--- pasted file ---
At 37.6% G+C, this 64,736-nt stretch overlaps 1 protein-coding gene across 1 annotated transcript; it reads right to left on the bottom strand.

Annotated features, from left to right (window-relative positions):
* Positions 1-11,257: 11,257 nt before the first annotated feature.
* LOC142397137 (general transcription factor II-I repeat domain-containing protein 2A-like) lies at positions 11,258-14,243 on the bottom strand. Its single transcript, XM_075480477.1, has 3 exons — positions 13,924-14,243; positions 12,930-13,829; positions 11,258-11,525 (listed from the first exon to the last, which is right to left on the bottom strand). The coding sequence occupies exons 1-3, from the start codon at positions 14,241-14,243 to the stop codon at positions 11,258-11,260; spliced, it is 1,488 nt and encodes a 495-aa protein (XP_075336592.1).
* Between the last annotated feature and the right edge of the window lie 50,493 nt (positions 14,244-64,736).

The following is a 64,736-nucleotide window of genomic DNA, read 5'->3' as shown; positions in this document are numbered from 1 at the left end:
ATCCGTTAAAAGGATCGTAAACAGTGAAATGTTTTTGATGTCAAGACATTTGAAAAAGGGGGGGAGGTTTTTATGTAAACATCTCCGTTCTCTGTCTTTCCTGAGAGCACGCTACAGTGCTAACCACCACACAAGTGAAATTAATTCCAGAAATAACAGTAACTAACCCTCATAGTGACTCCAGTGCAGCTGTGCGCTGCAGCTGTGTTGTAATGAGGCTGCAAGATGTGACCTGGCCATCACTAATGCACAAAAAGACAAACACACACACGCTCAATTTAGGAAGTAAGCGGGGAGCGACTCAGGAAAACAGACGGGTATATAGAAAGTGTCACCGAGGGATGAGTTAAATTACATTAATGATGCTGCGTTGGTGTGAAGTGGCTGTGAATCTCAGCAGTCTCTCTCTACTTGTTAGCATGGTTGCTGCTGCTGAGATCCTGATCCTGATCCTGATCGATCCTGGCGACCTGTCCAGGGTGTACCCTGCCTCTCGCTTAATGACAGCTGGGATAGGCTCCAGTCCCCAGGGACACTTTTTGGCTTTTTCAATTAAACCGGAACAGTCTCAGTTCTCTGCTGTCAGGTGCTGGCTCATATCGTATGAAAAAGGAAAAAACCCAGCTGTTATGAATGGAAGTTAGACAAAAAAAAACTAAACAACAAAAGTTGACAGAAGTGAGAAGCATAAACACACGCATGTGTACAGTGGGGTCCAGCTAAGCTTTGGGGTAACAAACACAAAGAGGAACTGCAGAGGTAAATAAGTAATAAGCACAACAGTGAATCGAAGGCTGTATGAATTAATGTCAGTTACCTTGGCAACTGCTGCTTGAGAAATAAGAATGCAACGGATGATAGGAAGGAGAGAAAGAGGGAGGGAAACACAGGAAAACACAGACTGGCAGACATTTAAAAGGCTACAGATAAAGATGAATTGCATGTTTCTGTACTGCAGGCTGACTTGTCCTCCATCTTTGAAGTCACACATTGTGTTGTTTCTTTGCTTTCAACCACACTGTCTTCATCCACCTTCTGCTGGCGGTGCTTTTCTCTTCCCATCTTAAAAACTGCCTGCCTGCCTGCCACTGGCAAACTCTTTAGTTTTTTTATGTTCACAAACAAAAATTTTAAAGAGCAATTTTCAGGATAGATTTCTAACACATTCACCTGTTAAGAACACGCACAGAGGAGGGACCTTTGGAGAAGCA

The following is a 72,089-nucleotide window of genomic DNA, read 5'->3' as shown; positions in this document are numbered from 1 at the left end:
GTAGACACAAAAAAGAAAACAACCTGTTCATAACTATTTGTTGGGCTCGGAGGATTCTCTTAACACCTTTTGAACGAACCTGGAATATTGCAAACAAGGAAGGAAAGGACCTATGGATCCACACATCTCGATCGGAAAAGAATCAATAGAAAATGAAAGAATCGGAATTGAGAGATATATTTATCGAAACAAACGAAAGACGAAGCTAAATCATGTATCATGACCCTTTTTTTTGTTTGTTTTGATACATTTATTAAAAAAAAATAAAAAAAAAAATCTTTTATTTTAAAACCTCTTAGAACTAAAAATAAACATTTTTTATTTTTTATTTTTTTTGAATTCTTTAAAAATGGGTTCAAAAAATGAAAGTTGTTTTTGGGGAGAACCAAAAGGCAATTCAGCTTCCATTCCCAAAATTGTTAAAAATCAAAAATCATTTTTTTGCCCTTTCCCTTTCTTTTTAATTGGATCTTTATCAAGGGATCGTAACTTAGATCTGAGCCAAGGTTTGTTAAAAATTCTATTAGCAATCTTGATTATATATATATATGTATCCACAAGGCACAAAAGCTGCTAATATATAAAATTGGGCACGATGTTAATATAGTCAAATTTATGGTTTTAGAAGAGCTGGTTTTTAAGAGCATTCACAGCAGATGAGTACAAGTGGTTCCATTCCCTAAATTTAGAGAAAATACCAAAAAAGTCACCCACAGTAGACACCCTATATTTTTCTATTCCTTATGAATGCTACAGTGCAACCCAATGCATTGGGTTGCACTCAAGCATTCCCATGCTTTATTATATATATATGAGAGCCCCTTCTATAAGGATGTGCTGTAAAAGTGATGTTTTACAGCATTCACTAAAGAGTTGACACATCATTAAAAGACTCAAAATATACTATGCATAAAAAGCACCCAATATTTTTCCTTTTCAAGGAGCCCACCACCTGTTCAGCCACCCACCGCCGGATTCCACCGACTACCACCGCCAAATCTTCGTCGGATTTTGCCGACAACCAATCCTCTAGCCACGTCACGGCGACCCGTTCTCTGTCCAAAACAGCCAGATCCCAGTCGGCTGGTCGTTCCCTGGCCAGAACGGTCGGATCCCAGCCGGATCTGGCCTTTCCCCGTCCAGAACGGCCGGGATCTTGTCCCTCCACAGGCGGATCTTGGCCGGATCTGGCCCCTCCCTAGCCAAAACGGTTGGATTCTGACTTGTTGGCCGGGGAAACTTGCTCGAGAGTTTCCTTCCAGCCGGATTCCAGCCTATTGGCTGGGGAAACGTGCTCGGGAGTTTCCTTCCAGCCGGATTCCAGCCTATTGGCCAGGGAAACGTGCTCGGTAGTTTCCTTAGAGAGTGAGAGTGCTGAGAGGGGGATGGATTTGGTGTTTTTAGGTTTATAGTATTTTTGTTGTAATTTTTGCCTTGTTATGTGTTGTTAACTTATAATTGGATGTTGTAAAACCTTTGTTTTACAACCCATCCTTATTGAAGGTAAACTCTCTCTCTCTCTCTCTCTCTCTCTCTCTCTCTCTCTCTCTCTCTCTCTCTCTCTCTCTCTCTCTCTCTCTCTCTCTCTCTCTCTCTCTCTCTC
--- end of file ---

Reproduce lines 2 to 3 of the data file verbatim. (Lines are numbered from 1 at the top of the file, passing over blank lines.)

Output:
Annotated features, from left to right (window-relative positions):
* Positions 1-11,257: 11,257 nt before the first annotated feature.